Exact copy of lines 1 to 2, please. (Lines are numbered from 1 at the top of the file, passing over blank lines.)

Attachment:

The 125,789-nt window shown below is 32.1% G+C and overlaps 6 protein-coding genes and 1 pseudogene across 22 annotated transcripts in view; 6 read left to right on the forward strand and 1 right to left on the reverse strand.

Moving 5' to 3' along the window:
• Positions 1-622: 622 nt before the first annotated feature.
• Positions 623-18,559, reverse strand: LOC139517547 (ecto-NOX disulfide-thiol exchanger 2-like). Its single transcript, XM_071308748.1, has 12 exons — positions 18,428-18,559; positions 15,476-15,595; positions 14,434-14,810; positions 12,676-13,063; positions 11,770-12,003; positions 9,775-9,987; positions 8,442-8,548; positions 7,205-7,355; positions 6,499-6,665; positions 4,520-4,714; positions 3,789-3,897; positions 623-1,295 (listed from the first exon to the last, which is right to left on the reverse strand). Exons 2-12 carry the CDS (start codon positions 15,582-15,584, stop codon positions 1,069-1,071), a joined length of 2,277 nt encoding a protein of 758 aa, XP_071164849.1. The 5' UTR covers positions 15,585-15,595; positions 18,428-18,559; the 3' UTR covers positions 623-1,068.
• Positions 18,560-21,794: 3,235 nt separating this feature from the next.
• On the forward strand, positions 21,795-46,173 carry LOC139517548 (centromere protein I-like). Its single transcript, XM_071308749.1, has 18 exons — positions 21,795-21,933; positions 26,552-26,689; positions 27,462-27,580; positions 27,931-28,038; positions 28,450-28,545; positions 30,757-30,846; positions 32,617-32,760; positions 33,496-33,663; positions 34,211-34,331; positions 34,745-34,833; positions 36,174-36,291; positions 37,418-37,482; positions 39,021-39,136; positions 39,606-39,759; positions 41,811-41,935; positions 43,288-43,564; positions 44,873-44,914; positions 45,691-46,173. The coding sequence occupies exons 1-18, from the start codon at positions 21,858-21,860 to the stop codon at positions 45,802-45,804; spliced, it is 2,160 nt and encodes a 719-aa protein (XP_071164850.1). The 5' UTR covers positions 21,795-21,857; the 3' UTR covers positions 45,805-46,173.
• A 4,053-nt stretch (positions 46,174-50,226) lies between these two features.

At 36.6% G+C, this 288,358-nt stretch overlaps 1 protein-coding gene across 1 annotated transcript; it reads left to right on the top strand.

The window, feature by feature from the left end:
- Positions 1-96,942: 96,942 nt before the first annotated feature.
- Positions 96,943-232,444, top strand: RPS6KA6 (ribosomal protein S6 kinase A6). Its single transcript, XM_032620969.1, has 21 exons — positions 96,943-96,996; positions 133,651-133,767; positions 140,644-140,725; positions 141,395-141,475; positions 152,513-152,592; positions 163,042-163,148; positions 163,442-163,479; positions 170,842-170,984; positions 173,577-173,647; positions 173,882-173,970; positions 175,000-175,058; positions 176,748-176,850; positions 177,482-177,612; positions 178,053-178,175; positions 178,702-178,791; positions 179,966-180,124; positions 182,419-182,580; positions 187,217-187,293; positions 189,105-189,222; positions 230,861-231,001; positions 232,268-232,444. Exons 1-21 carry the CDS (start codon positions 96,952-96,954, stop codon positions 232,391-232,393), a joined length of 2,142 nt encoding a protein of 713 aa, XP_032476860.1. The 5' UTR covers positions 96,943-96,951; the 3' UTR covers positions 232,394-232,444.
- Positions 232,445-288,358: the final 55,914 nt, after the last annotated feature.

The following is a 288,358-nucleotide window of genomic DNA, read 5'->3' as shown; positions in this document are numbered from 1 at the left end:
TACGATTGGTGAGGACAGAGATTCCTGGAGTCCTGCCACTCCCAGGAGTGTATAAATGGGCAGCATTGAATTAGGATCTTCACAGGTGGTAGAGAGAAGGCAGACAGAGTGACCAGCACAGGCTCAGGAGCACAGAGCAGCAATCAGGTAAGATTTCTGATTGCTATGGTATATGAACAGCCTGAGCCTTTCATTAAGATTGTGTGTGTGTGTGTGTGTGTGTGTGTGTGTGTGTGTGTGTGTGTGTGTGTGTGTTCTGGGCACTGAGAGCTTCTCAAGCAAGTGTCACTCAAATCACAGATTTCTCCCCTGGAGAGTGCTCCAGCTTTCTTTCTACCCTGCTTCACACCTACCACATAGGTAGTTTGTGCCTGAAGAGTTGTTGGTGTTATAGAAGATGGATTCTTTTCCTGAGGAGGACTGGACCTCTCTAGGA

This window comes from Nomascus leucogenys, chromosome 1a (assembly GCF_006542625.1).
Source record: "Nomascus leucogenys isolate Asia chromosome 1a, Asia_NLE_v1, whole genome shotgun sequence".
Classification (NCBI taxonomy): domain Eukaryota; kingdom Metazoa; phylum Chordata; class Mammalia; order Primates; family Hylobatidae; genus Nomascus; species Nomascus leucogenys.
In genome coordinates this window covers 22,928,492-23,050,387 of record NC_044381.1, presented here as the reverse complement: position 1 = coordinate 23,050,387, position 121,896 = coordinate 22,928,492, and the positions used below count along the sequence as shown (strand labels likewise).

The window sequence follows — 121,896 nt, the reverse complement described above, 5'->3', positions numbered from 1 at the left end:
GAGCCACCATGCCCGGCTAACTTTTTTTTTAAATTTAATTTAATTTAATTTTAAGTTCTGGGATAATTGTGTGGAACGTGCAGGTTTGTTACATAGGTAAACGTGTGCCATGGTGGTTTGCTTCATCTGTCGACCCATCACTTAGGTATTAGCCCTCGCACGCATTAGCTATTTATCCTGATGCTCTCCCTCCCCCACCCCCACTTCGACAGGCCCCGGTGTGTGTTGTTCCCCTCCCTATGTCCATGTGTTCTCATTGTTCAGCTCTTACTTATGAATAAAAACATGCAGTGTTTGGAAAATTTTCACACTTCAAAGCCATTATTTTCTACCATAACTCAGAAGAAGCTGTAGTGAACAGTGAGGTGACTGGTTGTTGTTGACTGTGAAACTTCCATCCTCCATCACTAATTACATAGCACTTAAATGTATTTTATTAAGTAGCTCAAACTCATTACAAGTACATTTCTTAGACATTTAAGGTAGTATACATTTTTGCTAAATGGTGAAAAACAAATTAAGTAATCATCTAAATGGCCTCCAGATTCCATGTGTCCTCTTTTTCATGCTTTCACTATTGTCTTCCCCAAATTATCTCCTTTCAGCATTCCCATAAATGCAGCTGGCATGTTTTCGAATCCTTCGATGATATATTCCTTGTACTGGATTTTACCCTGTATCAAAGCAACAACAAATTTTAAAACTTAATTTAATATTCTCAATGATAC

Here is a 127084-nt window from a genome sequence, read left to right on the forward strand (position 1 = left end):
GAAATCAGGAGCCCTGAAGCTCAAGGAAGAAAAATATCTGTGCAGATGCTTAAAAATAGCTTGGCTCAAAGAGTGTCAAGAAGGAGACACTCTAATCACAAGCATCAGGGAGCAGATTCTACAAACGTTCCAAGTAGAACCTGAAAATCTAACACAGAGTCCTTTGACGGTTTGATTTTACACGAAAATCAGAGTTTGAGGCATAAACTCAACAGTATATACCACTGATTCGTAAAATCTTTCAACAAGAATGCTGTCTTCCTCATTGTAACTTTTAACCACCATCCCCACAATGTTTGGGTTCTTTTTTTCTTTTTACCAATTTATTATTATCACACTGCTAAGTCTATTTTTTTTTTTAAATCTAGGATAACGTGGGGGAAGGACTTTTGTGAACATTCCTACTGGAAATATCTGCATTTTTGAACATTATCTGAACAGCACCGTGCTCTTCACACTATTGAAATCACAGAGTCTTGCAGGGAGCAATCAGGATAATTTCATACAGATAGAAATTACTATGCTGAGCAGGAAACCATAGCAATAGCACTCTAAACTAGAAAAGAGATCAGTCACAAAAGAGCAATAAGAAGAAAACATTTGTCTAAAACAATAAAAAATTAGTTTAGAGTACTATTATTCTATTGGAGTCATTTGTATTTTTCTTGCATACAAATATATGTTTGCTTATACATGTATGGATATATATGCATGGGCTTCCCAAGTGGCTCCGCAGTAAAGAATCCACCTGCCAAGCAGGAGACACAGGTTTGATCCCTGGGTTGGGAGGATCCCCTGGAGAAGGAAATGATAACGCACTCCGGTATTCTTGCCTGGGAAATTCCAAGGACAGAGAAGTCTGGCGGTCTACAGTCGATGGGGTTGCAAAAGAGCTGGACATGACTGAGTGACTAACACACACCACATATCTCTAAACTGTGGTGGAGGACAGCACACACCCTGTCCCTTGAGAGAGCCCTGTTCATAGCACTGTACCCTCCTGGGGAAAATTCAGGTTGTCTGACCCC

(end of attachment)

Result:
The 125,789-nt window shown below is 32.1% G+C and overlaps 6 protein-coding genes and 1 pseudogene across 22 annotated transcripts in view; 6 read left to right on the forward strand and 1 right to left on the reverse strand.

Moving 5' to 3' along the window: